5. Create a K-W-L chart to examine what students know and want to know about the 50 State Quarters. Leave the learn column empty until after the students have conducted their research.
  6. Assign each child (or pair of children) a question from those developed in the “W” column of the chart and direct the students to use classroom/library/Internet resources to find answers to these questions. If during their research students find interesting facts about the symbols on the state quarters, ask them to make notes of this information.
    Note: Students must be familiar with using reference resources. Also, bookmark Internet sites that would help students with their research.
  7. Have each student write their question and its answer using complete sentences, appropriate grammar, correct spelling, and correct punctuation. Model the types of questions that would be appropriate for this game, using the questions listed in the 2002 grades 2–3 Indiana lesson plans, “The Great States Race.”
  8. Review each student’s question and answer.

Session 2

  1. Once all grammar, spelling, and punctuation have been corrected, distribute a blank “Great State Race” question card to each student and have them clearly write their questions and answers in the appropriate blanks. 
    Note: If students complete this activity early, instruct them to develop a question based on a piece of information mentioned in the K column of the chart.
  2. Fill in the L column as a class. Discuss the answers to the questions as well as the ways in which students conducted their research.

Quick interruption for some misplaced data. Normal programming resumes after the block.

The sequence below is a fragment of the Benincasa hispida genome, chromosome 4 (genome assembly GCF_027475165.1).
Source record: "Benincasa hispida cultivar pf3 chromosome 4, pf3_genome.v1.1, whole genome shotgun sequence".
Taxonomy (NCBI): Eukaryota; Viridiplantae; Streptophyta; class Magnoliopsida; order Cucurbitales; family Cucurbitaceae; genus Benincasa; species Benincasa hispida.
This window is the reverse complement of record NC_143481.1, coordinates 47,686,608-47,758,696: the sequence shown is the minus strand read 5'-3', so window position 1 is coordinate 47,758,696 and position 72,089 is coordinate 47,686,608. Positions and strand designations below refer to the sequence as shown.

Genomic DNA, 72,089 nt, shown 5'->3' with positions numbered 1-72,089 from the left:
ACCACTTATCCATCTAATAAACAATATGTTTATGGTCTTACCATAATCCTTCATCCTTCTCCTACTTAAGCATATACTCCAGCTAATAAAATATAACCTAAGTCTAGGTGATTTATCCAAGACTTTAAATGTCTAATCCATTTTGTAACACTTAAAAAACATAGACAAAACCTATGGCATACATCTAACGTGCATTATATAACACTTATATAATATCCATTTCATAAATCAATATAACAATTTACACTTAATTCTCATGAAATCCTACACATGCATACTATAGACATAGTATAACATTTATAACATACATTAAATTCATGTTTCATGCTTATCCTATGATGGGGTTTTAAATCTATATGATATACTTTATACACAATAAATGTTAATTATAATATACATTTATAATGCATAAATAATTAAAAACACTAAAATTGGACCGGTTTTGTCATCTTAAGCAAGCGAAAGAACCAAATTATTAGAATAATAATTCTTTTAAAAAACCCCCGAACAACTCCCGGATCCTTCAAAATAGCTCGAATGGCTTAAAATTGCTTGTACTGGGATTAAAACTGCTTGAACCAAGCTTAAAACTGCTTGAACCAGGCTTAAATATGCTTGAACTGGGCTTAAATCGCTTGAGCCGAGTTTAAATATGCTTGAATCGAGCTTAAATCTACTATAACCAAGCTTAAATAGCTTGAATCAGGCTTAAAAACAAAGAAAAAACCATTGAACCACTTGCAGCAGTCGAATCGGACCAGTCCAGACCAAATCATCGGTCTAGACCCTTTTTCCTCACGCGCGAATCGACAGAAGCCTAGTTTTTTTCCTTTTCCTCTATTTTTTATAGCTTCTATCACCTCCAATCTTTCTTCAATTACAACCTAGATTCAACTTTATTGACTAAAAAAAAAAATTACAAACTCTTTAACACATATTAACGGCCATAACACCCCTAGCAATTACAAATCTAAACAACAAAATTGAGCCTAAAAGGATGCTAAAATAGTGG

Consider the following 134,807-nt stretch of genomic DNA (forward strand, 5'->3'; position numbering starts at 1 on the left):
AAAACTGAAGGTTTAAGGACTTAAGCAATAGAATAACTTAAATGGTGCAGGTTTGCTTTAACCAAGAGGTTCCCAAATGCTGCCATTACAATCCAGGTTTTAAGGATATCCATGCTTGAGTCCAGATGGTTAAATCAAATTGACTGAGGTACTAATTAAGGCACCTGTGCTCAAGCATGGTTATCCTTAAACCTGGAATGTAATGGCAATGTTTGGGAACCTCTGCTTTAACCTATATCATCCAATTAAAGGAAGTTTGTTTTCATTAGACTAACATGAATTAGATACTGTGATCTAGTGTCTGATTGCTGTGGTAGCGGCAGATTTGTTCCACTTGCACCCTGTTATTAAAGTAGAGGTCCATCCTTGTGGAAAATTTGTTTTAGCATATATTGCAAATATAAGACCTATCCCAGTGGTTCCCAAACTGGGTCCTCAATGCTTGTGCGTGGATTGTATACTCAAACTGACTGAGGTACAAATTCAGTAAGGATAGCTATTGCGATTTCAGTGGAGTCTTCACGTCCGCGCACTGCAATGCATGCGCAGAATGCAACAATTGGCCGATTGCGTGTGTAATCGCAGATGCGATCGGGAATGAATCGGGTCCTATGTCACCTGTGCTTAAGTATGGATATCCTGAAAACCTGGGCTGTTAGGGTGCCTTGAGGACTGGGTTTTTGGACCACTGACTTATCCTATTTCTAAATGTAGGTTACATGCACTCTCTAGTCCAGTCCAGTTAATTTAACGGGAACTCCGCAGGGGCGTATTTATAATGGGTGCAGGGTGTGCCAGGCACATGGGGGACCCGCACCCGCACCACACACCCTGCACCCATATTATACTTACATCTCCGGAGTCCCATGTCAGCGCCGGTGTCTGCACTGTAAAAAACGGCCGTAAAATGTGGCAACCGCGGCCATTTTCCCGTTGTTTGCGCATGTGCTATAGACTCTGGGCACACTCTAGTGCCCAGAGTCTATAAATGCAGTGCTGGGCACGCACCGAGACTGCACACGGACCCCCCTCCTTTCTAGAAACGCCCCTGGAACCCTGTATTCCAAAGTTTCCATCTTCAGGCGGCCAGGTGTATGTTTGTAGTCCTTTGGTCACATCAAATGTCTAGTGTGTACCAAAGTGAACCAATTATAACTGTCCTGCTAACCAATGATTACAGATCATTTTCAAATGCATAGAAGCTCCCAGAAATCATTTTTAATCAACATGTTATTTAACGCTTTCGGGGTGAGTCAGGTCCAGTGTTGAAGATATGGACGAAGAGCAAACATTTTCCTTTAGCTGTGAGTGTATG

Session 3

Before session 3: Photocopy each of the “class questions” written during session 2.  (Each group will need a complete set of these cards.) If possible, laminate and separate all question and “Luck of the Draw” cards.

  1. Break students into groups of four. Distribute the game boards to each group. As a class, review the rules of the game as they are written on the game board. Model a round of play for your class.
  2. Distribute the rest of the materials to each group (a copy of the “Great States Race” game board, a set of question cards, a set of “Luck of the Draw” cards, a die, and 4 different state quarters).
  3. Each student will select a state’s quarter as his or her piece, and will play the game according to the rules.

Differentiated Learning Options

Adjust study of 50 State Quarters® Program to states that correspond to current curriculum.

Enrichments/Extensions

  • Students could research their home state and also Indiana. Based on their research, they could form comparative questions to add as “stumpers” to their deck of question cards, such as “Which state has a larger population, Indiana or Wyoming?”
  • After discussing the Indy 500, guide students to examine the length of time it would take to complete this race at different rates of speed.
  • Invite interested students to research and write reports about the Indianapolis 500 race or other similar car races in America.

Use the worksheets and class participation to assess whether the students have met the lesson objectives.

There are no related resources for this lesson plan.

This lesson plan is not associated with any Common Core Standards.

Discipline: Language Arts
Domain: All Language Arts Standards
Cluster: Applying Knowledge to Language
Grade(s): Grades K–12
Standards:

  • Students apply knowledge of language structure, language conventions (e.g., spelling and punctuation), media techniques, figurative language, and genre to create, critique, and discuss print and nonprint texts.

Discipline: Language Arts